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Sweet & Sour Siblings

Karen Krossing and Anna Kwan

talk about feeling and drawing emotions...

Karen: Hi, Anna! What fun to chat with you! I’m a big fan. So, I’m curious about when you first read the manuscript for Sour Cakes. Did you personally connect to it? Did images start to appear in your mind?

Anna: Hi, Karen! As an illustrator, I naturally think in pictures, so images definitely came to mind immediately upon reading the manuscript. I grew up as a big cousin to a lot of younger cousins, and I projected my young self onto the older sibling. That was the basis of creating these two characters.

What is the meaning behind the term Sour Cakes and how did you come up with the words to create the visual prompts (i.e., monster feet, scribble with crayons)?

Karen: I love hearing about how you relate to Sour Cakes! Now, I’m picturing you as a big cousin taking care of the littles. How sweet.

My original goal for this story was to write about an older sibling who supports a younger one during a low mood. What actions might Big take to cheer Little up? How might Little react? In my first draft, Big offered to bake a sweet treat, but Little claimed to prefer sour ones. That’s when “sour cakes” became a symbol of Little’s not-so-sweet mood.

As for monster feet and scribbling with crayons, I tapped into how I felt when my own emotions overwhelmed me as a kid. I may have stomped around on big monster feet when angry and scribbled with frustration. My big sister could tell you stories!

I imagine that Sour Cakes was a challenging book to illustrate because emotions are abstract rather than concrete. Yet your illustrations beautifully map the complex emotions the two siblings feel during the story. How do you do that magic—convey such emotion in your art?

Anna: Thank you for the kind words, Karen! I have to admit that children’s programming, specifically cartoons, has been a heavy influence in my illustrations and drawings, especially the way emotions are exaggerated in cartoons.

I remember being very receptive to big gestures and over-the-top hijinks, so I’m compelled to express my characters that way as well. My more mature sensibilities have steered me to contrast that with subtler gestures and quieter moments that emphasize the big moments. My favourite example from Sour Cakes is Big’s enthusiasm for colouring and scribbling contrasted with Little’s quiet moment of declining and dropping their crayon.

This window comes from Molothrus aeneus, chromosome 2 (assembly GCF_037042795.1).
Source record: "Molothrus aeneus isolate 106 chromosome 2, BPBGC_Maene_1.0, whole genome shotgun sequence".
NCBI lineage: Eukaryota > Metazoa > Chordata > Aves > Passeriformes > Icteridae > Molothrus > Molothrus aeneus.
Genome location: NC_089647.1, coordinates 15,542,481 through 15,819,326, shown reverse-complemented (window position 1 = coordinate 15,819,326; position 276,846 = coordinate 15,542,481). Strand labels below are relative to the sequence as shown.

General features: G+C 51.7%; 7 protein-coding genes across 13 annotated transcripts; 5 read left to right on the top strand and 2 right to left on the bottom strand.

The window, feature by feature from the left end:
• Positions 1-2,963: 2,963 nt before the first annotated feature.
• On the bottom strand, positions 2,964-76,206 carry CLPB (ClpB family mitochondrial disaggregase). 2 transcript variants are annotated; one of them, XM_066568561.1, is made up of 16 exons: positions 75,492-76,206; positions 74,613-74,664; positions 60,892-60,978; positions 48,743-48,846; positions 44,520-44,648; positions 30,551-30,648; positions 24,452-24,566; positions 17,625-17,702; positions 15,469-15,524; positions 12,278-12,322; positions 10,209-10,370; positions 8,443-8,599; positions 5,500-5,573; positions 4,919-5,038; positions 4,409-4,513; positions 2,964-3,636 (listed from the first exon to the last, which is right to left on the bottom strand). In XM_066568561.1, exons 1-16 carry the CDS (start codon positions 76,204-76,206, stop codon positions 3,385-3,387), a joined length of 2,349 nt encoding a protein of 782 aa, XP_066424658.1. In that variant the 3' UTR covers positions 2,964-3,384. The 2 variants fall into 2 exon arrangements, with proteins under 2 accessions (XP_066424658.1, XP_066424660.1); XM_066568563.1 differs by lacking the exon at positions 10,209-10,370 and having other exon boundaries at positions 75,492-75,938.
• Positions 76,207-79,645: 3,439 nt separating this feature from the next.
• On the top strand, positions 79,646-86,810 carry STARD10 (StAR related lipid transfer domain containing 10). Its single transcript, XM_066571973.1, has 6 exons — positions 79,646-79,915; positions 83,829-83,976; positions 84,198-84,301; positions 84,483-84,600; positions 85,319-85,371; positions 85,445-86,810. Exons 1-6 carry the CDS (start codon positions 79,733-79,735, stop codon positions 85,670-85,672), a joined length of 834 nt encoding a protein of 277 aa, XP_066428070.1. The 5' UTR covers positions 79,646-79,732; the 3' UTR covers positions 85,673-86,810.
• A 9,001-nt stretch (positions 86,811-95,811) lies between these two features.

I believe the “magic” is balancing the two. Big and Little are the perfect embodiment of this! The story had a great flow, and the ending was so sweet!

Did you hit any bumps when writing this story?

Karen: How interesting! That contrast applies to writing too.

Every manuscript has its bumps. For this one, the ending came in the first draft, the language and rhythm felt lovely, and the empathy that Big develops for Little shone brightly. But the beginning gave me trouble, and I didn’t have a good sense of the two voices—why Big demands they play and why Little feels sour. I also wasn’t sure which sibling was the protagonist, until I realized they could both be protagonists, with the other sibling as the antagonist. Twenty-two drafts later, it’s a published book!

I have a question about character creation. I wrote my manuscript in dialogue only, with no notes about what the characters might look like. Big and Little could have been humans, animals or something else! How did you decide who and what these characters would become?

Anna: Wow, twenty-two drafts! Bravo!

The artwork for Sour Cakes was done during the pandemic, so I was really missing my family, especially my nephews. The characters' designs were heavily inspired by two of them; one older who is tall and slim, and the younger being squatty. (They've now grown and the younger is about the same height as his older brother.) In fact, I jokingly had names for the characters that were similar to my nephews' names, but I'm glad we opted to refer to them as Big and Little. Additionally, I wanted to create characters that reflected what my family and myself looked like, as we are East Asian. I hope that came across in the book.

Karen: Yes, it does, and I’m glad you reflected your family and heritage in these characters.

My family inspired Sour Cakes too. It's based on interactions between my two daughters and my two nieces as well as childhood memories with my sister.

Anna, I love that this is a book inspired by both our families. I feel excited to share it with other families, and I hope it’ll spark conversations about their own sweet and sour emotions.

Anna Kwan:

Karen Krossing:


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